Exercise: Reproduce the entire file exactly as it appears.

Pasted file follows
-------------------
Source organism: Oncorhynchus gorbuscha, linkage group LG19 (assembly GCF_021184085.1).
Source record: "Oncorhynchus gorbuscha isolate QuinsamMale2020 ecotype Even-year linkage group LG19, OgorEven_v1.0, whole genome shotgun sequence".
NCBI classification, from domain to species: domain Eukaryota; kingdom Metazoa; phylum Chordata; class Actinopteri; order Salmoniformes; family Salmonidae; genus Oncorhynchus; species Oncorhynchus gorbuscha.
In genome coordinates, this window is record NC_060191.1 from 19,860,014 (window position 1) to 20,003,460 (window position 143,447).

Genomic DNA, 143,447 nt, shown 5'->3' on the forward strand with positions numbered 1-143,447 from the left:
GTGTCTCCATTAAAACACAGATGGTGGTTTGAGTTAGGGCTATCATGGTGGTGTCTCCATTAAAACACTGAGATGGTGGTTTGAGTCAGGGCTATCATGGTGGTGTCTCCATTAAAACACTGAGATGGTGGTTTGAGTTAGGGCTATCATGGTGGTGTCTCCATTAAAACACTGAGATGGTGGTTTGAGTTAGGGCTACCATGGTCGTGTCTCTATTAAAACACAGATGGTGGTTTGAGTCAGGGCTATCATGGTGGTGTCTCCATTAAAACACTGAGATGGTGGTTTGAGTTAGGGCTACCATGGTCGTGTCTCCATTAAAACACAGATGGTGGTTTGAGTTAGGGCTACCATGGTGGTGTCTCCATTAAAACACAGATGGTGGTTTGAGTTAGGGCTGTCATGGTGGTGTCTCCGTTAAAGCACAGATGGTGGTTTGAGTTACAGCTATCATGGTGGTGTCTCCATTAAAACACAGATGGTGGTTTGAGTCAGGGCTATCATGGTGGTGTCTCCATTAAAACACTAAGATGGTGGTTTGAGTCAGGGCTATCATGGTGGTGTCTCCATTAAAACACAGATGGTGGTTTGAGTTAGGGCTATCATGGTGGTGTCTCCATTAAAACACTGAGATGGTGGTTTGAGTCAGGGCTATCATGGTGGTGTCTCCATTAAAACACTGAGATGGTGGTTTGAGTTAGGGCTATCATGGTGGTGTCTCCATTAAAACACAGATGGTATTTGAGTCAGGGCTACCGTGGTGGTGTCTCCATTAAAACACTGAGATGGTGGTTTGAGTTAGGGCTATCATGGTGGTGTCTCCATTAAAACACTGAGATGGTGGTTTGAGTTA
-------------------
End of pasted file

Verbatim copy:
Source organism: Oncorhynchus gorbuscha, linkage group LG19 (assembly GCF_021184085.1).
Source record: "Oncorhynchus gorbuscha isolate QuinsamMale2020 ecotype Even-year linkage group LG19, OgorEven_v1.0, whole genome shotgun sequence".
NCBI classification, from domain to species: domain Eukaryota; kingdom Metazoa; phylum Chordata; class Actinopteri; order Salmoniformes; family Salmonidae; genus Oncorhynchus; species Oncorhynchus gorbuscha.
In genome coordinates, this window is record NC_060191.1 from 19,860,014 (window position 1) to 20,003,460 (window position 143,447).

Genomic DNA, 143,447 nt, shown 5'->3' on the forward strand with positions numbered 1-143,447 from the left:
GTGTCTCCATTAAAACACAGATGGTGGTTTGAGTTAGGGCTATCATGGTGGTGTCTCCATTAAAACACTGAGATGGTGGTTTGAGTCAGGGCTATCATGGTGGTGTCTCCATTAAAACACTGAGATGGTGGTTTGAGTTAGGGCTATCATGGTGGTGTCTCCATTAAAACACTGAGATGGTGGTTTGAGTTAGGGCTACCATGGTCGTGTCTCTATTAAAACACAGATGGTGGTTTGAGTCAGGGCTATCATGGTGGTGTCTCCATTAAAACACTGAGATGGTGGTTTGAGTTAGGGCTACCATGGTCGTGTCTCCATTAAAACACAGATGGTGGTTTGAGTTAGGGCTACCATGGTGGTGTCTCCATTAAAACACAGATGGTGGTTTGAGTTAGGGCTGTCATGGTGGTGTCTCCGTTAAAGCACAGATGGTGGTTTGAGTTACAGCTATCATGGTGGTGTCTCCATTAAAACACAGATGGTGGTTTGAGTCAGGGCTATCATGGTGGTGTCTCCATTAAAACACTAAGATGGTGGTTTGAGTCAGGGCTATCATGGTGGTGTCTCCATTAAAACACAGATGGTGGTTTGAGTTAGGGCTATCATGGTGGTGTCTCCATTAAAACACTGAGATGGTGGTTTGAGTCAGGGCTATCATGGTGGTGTCTCCATTAAAACACTGAGATGGTGGTTTGAGTTAGGGCTATCATGGTGGTGTCTCCATTAAAACACAGATGGTATTTGAGTCAGGGCTACCGTGGTGGTGTCTCCATTAAAACACTGAGATGGTGGTTTGAGTTAGGGCTATCATGGTGGTGTCTCCATTAAAACACTGAGATGGTGGTTTGAGTTA